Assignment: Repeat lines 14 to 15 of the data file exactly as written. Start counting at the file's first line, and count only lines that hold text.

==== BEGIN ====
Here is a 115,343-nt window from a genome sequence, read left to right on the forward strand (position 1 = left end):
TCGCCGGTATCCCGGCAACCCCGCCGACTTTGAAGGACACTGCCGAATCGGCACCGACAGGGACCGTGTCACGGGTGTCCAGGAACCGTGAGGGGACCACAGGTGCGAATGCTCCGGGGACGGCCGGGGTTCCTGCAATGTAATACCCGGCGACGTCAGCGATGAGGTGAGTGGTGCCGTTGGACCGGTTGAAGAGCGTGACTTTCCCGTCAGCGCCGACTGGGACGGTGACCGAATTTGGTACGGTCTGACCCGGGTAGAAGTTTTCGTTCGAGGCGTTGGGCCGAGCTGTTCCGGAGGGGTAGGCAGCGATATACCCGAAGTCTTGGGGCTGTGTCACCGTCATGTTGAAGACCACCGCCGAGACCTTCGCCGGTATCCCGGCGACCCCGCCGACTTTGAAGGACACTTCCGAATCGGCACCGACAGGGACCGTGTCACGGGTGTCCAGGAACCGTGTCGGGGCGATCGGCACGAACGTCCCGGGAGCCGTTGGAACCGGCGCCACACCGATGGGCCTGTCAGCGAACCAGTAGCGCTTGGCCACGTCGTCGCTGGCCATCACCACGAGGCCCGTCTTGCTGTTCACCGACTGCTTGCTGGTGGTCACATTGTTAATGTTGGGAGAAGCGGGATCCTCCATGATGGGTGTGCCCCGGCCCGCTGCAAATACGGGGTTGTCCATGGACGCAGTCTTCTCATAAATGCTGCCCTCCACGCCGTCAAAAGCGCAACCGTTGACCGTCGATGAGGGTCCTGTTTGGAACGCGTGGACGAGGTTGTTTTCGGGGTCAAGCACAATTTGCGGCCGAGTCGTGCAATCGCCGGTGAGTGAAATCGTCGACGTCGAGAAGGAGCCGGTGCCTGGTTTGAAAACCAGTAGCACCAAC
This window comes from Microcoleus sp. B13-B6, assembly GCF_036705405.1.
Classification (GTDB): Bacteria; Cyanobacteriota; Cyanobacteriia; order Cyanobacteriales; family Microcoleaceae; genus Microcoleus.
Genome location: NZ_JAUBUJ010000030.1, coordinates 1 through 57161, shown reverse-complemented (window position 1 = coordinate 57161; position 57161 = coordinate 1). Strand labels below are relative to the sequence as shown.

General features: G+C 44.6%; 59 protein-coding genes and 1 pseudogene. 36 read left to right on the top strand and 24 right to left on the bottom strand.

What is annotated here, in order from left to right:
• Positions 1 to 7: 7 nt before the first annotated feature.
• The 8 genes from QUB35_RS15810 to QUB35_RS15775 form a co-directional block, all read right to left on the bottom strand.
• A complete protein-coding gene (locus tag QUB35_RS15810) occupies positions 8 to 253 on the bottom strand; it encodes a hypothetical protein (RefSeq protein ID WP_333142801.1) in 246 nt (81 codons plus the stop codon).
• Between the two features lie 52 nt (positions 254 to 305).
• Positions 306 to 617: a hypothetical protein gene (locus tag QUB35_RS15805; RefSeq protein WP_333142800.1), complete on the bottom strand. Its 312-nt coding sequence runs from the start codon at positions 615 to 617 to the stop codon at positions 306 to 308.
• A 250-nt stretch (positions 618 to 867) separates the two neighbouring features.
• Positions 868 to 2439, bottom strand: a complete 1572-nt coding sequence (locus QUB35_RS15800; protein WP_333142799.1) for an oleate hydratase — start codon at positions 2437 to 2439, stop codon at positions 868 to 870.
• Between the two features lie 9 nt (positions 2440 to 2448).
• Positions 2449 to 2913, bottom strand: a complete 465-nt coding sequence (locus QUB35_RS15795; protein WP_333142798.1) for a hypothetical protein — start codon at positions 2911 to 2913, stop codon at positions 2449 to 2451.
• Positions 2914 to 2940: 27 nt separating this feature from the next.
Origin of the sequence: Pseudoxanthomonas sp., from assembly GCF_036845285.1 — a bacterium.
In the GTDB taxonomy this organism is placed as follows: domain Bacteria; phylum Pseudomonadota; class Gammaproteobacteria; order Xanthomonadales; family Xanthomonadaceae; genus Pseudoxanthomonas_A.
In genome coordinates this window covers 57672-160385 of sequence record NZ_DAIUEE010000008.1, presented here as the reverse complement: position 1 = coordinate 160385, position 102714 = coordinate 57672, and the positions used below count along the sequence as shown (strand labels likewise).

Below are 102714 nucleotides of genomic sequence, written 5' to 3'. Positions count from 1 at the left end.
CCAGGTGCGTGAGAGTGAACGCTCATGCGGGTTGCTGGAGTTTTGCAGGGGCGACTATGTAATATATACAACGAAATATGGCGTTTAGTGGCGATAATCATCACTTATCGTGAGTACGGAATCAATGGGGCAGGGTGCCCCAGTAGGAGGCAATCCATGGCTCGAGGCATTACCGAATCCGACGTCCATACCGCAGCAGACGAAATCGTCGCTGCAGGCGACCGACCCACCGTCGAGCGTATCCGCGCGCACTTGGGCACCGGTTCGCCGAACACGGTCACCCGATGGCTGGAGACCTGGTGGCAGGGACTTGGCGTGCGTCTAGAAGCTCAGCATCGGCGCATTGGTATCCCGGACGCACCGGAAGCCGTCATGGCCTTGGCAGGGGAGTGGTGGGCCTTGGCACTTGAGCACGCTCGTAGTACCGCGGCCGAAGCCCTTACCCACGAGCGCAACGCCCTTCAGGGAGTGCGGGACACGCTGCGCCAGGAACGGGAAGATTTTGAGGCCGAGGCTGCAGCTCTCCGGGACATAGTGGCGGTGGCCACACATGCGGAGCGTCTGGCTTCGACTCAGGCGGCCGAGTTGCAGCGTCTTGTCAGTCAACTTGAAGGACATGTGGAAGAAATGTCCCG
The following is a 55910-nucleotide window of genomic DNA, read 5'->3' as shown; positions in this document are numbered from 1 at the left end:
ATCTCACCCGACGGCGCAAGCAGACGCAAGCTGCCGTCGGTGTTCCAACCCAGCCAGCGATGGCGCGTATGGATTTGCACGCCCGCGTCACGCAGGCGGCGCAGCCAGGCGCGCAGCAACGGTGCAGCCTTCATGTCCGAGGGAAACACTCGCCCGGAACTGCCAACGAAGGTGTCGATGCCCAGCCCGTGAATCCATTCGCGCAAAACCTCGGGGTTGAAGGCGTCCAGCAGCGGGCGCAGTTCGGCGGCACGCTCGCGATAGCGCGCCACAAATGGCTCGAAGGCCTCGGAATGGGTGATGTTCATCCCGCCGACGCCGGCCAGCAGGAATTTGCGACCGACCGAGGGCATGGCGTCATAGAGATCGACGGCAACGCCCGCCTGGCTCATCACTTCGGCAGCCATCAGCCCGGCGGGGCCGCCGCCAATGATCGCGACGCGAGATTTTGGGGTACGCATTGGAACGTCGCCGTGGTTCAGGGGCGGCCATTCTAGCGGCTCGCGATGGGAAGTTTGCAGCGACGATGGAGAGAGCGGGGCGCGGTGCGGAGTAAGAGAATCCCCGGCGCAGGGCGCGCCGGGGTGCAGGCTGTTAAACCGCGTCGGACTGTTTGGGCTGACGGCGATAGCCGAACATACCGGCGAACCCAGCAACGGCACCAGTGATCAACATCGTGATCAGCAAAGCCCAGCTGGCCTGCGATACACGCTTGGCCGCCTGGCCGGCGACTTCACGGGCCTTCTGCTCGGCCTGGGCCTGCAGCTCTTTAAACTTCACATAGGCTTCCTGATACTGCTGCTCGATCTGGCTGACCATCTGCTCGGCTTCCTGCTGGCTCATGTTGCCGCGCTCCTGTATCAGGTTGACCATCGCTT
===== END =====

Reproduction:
• Positions 868 to 2439, bottom strand: a complete 1572-nt coding sequence (locus QUB35_RS15800; protein WP_333142799.1) for an oleate hydratase — start codon at positions 2437 to 2439, stop codon at positions 868 to 870.
• Between the two features lie 9 nt (positions 2440 to 2448).